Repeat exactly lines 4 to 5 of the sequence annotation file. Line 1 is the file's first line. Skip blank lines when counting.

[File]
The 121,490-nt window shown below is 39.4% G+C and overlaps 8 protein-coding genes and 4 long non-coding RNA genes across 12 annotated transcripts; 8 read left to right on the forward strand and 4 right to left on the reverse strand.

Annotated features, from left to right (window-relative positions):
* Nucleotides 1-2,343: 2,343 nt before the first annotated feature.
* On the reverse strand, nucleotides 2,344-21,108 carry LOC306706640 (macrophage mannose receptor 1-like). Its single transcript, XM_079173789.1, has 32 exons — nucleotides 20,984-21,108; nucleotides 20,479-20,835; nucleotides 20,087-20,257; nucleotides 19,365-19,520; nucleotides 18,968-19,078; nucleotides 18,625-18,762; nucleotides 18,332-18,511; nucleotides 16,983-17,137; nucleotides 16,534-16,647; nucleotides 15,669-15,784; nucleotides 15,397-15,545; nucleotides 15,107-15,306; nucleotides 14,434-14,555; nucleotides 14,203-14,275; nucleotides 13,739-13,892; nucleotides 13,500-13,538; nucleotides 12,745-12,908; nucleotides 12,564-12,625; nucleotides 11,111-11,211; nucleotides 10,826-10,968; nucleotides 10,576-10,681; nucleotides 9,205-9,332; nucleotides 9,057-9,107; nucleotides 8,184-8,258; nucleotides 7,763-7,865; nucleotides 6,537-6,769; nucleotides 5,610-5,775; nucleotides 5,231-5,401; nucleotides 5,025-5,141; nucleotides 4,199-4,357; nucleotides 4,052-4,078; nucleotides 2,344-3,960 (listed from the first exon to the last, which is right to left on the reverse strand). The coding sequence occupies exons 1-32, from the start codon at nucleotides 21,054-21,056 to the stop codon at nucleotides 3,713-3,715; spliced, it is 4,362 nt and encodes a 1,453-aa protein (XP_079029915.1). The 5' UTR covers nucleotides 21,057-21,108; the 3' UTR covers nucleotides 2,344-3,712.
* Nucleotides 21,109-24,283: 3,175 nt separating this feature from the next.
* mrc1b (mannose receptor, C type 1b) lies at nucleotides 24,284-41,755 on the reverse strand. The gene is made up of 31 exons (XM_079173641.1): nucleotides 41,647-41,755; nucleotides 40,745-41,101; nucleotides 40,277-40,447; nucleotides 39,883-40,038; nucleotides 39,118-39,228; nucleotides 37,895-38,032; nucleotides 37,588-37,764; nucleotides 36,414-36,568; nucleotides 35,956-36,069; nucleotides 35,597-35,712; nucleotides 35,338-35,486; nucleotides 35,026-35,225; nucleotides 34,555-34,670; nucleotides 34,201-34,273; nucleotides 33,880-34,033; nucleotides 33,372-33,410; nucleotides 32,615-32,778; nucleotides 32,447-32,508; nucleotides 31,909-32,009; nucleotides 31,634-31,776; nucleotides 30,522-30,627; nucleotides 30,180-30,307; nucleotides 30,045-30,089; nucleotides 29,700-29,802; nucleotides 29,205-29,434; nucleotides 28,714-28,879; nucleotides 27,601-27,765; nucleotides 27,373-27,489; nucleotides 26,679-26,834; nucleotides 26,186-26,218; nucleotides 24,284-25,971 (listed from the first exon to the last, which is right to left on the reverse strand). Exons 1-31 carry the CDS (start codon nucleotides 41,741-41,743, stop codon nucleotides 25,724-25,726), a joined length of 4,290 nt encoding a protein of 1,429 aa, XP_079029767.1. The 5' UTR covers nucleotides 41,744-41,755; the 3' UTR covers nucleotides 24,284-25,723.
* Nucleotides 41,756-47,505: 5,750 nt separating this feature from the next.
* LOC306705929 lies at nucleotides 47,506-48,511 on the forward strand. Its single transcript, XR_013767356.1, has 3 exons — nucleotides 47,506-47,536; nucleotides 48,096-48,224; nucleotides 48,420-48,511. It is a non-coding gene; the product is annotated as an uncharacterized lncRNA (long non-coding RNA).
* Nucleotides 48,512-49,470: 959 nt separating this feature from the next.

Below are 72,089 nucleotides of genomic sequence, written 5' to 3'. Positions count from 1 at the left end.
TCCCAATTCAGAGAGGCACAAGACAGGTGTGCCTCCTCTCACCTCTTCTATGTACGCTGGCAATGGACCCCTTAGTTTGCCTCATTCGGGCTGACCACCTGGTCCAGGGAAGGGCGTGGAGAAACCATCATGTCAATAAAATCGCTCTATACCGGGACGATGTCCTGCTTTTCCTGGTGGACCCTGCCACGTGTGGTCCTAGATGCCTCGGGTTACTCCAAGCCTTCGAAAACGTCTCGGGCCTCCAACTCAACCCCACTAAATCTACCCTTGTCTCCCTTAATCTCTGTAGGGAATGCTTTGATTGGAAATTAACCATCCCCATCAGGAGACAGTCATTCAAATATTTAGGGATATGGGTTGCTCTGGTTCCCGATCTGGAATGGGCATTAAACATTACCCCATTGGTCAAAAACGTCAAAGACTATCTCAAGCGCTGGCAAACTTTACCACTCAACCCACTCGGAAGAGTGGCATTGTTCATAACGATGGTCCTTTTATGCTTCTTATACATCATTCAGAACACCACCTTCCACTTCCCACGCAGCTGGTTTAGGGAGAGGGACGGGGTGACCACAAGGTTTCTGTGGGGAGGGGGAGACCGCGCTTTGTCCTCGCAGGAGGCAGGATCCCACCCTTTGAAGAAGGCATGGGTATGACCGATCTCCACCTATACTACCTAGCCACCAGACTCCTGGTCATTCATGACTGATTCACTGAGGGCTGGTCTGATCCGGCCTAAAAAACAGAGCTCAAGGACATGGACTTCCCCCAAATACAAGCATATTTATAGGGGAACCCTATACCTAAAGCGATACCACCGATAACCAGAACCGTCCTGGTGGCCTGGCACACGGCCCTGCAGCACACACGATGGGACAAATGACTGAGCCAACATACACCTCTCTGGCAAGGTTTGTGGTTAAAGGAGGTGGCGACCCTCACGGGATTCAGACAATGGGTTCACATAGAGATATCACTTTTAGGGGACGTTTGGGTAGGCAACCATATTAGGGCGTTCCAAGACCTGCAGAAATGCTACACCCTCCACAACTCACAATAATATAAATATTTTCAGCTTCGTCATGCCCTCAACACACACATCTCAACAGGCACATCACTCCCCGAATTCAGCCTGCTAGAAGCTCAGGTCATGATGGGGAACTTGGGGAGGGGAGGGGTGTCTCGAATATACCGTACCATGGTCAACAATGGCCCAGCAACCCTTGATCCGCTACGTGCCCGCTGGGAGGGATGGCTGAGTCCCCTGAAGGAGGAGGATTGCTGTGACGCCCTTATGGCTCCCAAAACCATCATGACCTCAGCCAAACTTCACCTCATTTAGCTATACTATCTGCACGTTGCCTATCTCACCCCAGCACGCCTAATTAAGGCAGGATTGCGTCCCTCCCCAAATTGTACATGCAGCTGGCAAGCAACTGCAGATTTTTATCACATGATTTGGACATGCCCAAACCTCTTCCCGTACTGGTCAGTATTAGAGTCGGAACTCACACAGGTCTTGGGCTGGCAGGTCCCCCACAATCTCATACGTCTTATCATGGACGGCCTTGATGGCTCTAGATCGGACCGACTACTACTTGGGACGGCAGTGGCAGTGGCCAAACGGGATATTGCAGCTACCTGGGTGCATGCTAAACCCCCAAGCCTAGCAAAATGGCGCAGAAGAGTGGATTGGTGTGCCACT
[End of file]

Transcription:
* On the reverse strand, nucleotides 2,344-21,108 carry LOC306706640 (macrophage mannose receptor 1-like). Its single transcript, XM_079173789.1, has 32 exons — nucleotides 20,984-21,108; nucleotides 20,479-20,835; nucleotides 20,087-20,257; nucleotides 19,365-19,520; nucleotides 18,968-19,078; nucleotides 18,625-18,762; nucleotides 18,332-18,511; nucleotides 16,983-17,137; nucleotides 16,534-16,647; nucleotides 15,669-15,784; nucleotides 15,397-15,545; nucleotides 15,107-15,306; nucleotides 14,434-14,555; nucleotides 14,203-14,275; nucleotides 13,739-13,892; nucleotides 13,500-13,538; nucleotides 12,745-12,908; nucleotides 12,564-12,625; nucleotides 11,111-11,211; nucleotides 10,826-10,968; nucleotides 10,576-10,681; nucleotides 9,205-9,332; nucleotides 9,057-9,107; nucleotides 8,184-8,258; nucleotides 7,763-7,865; nucleotides 6,537-6,769; nucleotides 5,610-5,775; nucleotides 5,231-5,401; nucleotides 5,025-5,141; nucleotides 4,199-4,357; nucleotides 4,052-4,078; nucleotides 2,344-3,960 (listed from the first exon to the last, which is right to left on the reverse strand). The coding sequence occupies exons 1-32, from the start codon at nucleotides 21,054-21,056 to the stop codon at nucleotides 3,713-3,715; spliced, it is 4,362 nt and encodes a 1,453-aa protein (XP_079029915.1). The 5' UTR covers nucleotides 21,057-21,108; the 3' UTR covers nucleotides 2,344-3,712.
* Nucleotides 21,109-24,283: 3,175 nt separating this feature from the next.